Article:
“I lost my job,” Amna confides. Her voice is still gentle but frustrated. The buses, she explains, can’t reliably get her to Walmart on time and home again.

“I must work,” she says. “Someplace where I can walk to.” She mentions a few places she’s thought of and is unfazed when told it would take an hour to get there. “It’s good exercise for me.”

But here, in the small, warm apartment, frustrations are put aside for a moment. Elham brings tea to the living room, and Amna produces a small bottle of homemade perfume. “For after dinner,” she explains. “To cover the scent.”

Arabic and English swirl around the room as six women chatter about anything and everything and nothing in Omaha, Nebraska.

Editor’s note: As of late January, both Amna and Elham have found employment.

Family Success Story: 
The Ner Clay & Paw Tha Family

November 4, 2013 by

Ner Clay and Paw Tha are a humble couple with a story that is hard for most of us to imagine. They have lived three different lives—the first in Burma, their homeland; the second in the refugee camps of Thailand; and now their third in Omaha.

Burma—now called Myanmar by military rule, but forever known as Burma to its refugees—lies south of China on the Bay of Bengal. Home to a number of ethnic groups, the Karen (kuh-REHN) people make up about one third of the country’s population. The Karen are quiet, respectful, and industrious. Family life is extremely important. Marriages are strong and function as a partnership of equals. The parenting style is firm but loving, and children of every age are respectful and obedient. Traditionally, Karen do not have family names; each person is seen as an individual.

The Karen suffered political and religious oppression in their homeland for many decades. But it became much worse in the 1970s and ’80s when a violent new military régime took over the government. A systematic genocide began, driving the Karen people into the forest while government soldiers burned their villages. The only way to stay alive was to flee to refugee camps in neighboring Thailand, where the families of Ner Clay and Paw Tha found safety.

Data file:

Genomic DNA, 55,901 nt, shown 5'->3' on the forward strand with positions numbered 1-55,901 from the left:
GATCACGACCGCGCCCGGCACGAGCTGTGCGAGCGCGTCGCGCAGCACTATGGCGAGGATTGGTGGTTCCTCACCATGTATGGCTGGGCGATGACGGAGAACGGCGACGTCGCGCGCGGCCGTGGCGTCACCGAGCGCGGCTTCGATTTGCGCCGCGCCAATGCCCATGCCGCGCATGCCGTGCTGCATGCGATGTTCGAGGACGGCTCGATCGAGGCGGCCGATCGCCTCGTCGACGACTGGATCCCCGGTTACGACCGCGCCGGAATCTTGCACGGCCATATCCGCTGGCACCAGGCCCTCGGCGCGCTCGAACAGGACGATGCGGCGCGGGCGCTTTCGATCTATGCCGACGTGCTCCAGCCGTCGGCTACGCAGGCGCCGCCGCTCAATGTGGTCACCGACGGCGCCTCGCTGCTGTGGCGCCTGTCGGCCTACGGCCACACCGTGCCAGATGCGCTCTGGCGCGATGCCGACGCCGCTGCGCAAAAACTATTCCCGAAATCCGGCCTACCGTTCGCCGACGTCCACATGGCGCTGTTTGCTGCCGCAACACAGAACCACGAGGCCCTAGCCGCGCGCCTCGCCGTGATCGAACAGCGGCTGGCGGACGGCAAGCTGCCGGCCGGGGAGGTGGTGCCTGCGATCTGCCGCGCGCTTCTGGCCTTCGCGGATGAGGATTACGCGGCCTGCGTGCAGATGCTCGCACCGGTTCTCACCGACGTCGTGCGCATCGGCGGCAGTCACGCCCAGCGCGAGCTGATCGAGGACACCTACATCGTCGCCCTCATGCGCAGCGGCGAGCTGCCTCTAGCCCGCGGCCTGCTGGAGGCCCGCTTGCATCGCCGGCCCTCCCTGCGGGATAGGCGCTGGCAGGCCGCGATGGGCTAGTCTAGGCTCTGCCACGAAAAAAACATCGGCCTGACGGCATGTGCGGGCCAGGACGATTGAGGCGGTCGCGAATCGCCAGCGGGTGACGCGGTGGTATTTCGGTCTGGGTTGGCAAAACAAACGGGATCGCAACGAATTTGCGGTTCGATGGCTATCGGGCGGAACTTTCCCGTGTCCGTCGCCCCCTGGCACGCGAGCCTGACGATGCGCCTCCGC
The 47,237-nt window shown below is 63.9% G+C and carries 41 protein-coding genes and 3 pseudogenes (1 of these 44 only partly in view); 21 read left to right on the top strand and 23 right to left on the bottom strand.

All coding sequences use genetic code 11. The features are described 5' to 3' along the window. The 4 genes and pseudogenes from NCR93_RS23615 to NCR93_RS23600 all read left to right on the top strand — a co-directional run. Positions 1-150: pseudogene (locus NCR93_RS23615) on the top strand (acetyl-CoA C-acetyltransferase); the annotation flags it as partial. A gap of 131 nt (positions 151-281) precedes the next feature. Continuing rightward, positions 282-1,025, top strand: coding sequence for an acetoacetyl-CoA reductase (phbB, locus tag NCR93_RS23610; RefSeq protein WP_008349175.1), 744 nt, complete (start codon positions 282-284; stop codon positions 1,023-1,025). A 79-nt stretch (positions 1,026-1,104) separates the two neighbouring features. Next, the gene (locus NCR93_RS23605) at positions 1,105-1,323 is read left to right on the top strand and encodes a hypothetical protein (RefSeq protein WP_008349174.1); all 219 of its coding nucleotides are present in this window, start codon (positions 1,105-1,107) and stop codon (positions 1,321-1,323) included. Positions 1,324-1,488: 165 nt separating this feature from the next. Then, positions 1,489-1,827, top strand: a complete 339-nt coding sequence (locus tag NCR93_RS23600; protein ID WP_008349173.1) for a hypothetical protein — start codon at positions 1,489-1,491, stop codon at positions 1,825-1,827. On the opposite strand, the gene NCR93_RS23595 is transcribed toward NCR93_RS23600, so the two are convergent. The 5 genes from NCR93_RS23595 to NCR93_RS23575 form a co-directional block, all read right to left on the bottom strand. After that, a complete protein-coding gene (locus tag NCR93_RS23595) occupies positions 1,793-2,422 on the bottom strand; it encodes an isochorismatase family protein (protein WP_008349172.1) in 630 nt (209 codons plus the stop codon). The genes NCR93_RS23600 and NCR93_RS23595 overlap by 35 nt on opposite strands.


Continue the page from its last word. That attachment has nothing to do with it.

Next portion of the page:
You might think of a refugee camp as offering temporary quarters. But history tells us the average stay for people in refugee camps worldwide is 15 years. Paw Tha lived 11 years in the camps. Ner Clay spent 30 years there.

“Life in the refugee camps was difficult,” says Ner Clay. “We were safe inside the fences, but we could hear enemy gunfire in the hills. People were crowded and lived in poor conditions. Monsoons washed away the dirt walls of our shelters, and we had to rebuild them after the rainy season. People could not leave the camp borders, and there was no way to earn a decent wage to a better life. When the fighting grew closer, the entire camp—thousands of people—had to move farther into Thailand.”

Faith and education are important values of the Karen culture, so churches and schools were organized. Ner Clay learned to speak English as a boy. As an adult, he served as a minister and helped charities organize services to the residents of the camp. Paw Tha arrived as a teenager who had already studied languages, history, and science. She taught English to first graders. Eventually, the couple found each other and were married. All three daughters—Victoria, now age 12, Gloria, 10, and Julia, 7—were born in the camp.

In 2008, Ner Clay and Paw Tha and their daughters were granted visas to travel to the United States. They were first placed in St. Paul, Minn., where they lived for three months. The couple’s English language skills positioned them in high demand. Then Ner Clay was asked to move his family to Omaha, where there was a need for a religious and cultural leader among the new Karen arrivals.

Ner Clay and Paw Tha moved their family into an apartment complex in North Omaha, and the Karen families followed. Day after day, they labored to settle their own family and jobs while helping dozens of new refugee families translate their mail, make appointments, drive for errands, and function in an all-English world.

Ner Clay became associate pastor of the Karen Christian Revival Church with a growing parish of more than 400 families. In addition to spiritual support and recreational activities, the church became a resource center for the community, offering resettlement assistance, clothing and household items, job-seeking advice, and educational programs that help the families adjust to life in Omaha.